College financial aid administrators cannot limit adjustments to just the data elements on the FAFSA. They must allow adjustments to the cost of attendance when appropriate. For example, if a student appeals for an increase in the allowance for textbooks, transportation, dependent care or special needs, the financial aid administrator must consider an adjustment to the cost of attendance.
Dependency overrides are assumed to continue from one year to the next, unless there is conflicting information, or the student says that their circumstances have changed. In addition, colleges can rely on a dependency override made by a financial aid administrator at another college in the same or previous award year. Colleges must evaluate a request for a dependency override within 60 days of the start of the student’s enrollment.
Determinations of homelessness must be made without regard to the reasons why the student is an unaccompanied and/or homeless youth.
7. Income protection allowance is increasing.
The income protection allowance (IPA) shelters a portion of student and parent income from the financial aid formula. The IPA is increasing for both students and parents.
The IPA will be 20% higher for parents and up to 35% higher (up to about $2,400 higher) for most students. However, the IPA will be up to 60% higher (up to about $6,500 higher) for students who are single parents.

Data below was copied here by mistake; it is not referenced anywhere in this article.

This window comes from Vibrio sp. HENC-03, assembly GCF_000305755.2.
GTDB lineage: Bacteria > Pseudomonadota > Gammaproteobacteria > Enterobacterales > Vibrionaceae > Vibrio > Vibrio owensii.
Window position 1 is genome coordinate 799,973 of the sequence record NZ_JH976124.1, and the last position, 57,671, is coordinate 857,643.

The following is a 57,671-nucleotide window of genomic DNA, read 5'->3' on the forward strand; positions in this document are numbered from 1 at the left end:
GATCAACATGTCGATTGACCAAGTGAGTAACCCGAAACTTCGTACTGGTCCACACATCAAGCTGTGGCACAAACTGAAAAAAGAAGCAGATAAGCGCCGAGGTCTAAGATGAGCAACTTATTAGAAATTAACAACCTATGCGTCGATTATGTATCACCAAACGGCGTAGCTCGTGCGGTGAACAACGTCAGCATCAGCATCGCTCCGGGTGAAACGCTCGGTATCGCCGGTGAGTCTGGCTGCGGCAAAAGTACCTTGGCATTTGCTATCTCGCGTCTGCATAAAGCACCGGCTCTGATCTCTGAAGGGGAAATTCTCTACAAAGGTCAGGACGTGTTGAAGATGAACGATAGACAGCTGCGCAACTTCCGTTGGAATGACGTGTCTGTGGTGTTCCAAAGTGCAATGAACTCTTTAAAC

8. The myStudentAid App will retire.
This is more of a technical change to the FAFSA, but it should make the process easier.
The U.S. Department of Education has retired the myStudentAid App because it was not used by enough students to justify its continued existence. Instead, the responsive design of the StudentAid.gov website allows students to complete the FAFSA more easily than before on mobile devices. The StudentAid.gov website automatically resizes to fit the screen size and shape of mobile phones, tablets, laptops, and desktop computers.
The Bottom Line…
These changes to the FAFSA will bring many updates to the financial aid application, which will make it easier and quicker to apply for federal student aid. It will also reduce the likelihood that a student’s FAFSA is selected for verification, saving families time and hassle. More students will qualify for a Federal Pell Grant, and more of them will qualify for the maximum grant. If you still are in need of financial aid after completing the FAFSA, you can apply for College Ave’s $1,000 scholarship sweepstakes or look into College Ave’s student loans to help you cover the gap.